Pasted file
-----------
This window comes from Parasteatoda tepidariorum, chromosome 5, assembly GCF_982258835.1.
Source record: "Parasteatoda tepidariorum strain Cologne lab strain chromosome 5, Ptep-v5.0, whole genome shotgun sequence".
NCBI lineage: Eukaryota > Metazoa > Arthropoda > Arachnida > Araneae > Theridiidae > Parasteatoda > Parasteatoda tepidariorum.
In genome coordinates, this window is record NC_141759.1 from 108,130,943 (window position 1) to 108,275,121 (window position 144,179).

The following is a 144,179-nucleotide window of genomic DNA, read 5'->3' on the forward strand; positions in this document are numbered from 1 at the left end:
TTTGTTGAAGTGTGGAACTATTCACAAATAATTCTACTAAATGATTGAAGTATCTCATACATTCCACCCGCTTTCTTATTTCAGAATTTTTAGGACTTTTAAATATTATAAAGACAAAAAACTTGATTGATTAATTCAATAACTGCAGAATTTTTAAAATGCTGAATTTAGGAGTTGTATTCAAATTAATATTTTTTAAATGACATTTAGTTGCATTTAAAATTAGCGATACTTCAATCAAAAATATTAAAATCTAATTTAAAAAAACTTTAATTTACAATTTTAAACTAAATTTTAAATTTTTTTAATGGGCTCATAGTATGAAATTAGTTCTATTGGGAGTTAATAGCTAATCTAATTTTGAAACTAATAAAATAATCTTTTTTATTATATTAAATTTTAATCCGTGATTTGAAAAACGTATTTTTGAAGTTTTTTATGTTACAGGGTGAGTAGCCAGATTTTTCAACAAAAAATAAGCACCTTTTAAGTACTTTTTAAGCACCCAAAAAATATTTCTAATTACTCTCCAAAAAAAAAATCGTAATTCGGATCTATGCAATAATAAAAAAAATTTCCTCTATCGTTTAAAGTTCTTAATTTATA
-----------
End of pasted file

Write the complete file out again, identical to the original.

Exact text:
This window comes from Parasteatoda tepidariorum, chromosome 5, assembly GCF_982258835.1.
Source record: "Parasteatoda tepidariorum strain Cologne lab strain chromosome 5, Ptep-v5.0, whole genome shotgun sequence".
NCBI lineage: Eukaryota > Metazoa > Arthropoda > Arachnida > Araneae > Theridiidae > Parasteatoda > Parasteatoda tepidariorum.
In genome coordinates, this window is record NC_141759.1 from 108,130,943 (window position 1) to 108,275,121 (window position 144,179).

The following is a 144,179-nucleotide window of genomic DNA, read 5'->3' on the forward strand; positions in this document are numbered from 1 at the left end:
TTTGTTGAAGTGTGGAACTATTCACAAATAATTCTACTAAATGATTGAAGTATCTCATACATTCCACCCGCTTTCTTATTTCAGAATTTTTAGGACTTTTAAATATTATAAAGACAAAAAACTTGATTGATTAATTCAATAACTGCAGAATTTTTAAAATGCTGAATTTAGGAGTTGTATTCAAATTAATATTTTTTAAATGACATTTAGTTGCATTTAAAATTAGCGATACTTCAATCAAAAATATTAAAATCTAATTTAAAAAAACTTTAATTTACAATTTTAAACTAAATTTTAAATTTTTTTAATGGGCTCATAGTATGAAATTAGTTCTATTGGGAGTTAATAGCTAATCTAATTTTGAAACTAATAAAATAATCTTTTTTATTATATTAAATTTTAATCCGTGATTTGAAAAACGTATTTTTGAAGTTTTTTATGTTACAGGGTGAGTAGCCAGATTTTTCAACAAAAAATAAGCACCTTTTAAGTACTTTTTAAGCACCCAAAAAATATTTCTAATTACTCTCCAAAAAAAAAATCGTAATTCGGATCTATGCAATAATAAAAAAAATTTCCTCTATCGTTTAAAGTTCTTAATTTATA